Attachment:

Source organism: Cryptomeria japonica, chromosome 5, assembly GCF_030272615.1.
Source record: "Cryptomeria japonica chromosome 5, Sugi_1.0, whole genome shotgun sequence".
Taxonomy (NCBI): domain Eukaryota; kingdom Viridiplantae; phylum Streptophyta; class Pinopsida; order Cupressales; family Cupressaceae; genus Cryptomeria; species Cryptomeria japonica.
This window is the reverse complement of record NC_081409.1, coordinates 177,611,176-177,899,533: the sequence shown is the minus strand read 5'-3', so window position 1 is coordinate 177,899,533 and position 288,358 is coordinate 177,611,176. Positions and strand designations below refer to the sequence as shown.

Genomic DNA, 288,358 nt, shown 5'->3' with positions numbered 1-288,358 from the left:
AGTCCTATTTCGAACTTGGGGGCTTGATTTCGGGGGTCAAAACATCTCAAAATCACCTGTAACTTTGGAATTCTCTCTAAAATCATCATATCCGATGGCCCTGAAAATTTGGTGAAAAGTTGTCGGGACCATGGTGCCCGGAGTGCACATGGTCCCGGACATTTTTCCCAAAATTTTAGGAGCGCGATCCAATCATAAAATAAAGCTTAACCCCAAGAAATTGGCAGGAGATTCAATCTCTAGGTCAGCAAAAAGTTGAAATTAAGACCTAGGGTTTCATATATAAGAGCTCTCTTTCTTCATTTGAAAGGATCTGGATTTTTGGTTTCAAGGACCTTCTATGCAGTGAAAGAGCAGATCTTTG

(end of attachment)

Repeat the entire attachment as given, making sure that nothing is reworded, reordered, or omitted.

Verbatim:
Source organism: Cryptomeria japonica, chromosome 5, assembly GCF_030272615.1.
Source record: "Cryptomeria japonica chromosome 5, Sugi_1.0, whole genome shotgun sequence".
Taxonomy (NCBI): domain Eukaryota; kingdom Viridiplantae; phylum Streptophyta; class Pinopsida; order Cupressales; family Cupressaceae; genus Cryptomeria; species Cryptomeria japonica.
This window is the reverse complement of record NC_081409.1, coordinates 177,611,176-177,899,533: the sequence shown is the minus strand read 5'-3', so window position 1 is coordinate 177,899,533 and position 288,358 is coordinate 177,611,176. Positions and strand designations below refer to the sequence as shown.

Genomic DNA, 288,358 nt, shown 5'->3' with positions numbered 1-288,358 from the left:
AGTCCTATTTCGAACTTGGGGGCTTGATTTCGGGGGTCAAAACATCTCAAAATCACCTGTAACTTTGGAATTCTCTCTAAAATCATCATATCCGATGGCCCTGAAAATTTGGTGAAAAGTTGTCGGGACCATGGTGCCCGGAGTGCACATGGTCCCGGACATTTTTCCCAAAATTTTAGGAGCGCGATCCAATCATAAAATAAAGCTTAACCCCAAGAAATTGGCAGGAGATTCAATCTCTAGGTCAGCAAAAAGTTGAAATTAAGACCTAGGGTTTCATATATAAGAGCTCTCTTTCTTCATTTGAAAGGATCTGGATTTTTGGTTTCAAGGACCTTCTATGCAGTGAAAGAGCAGATCTTTG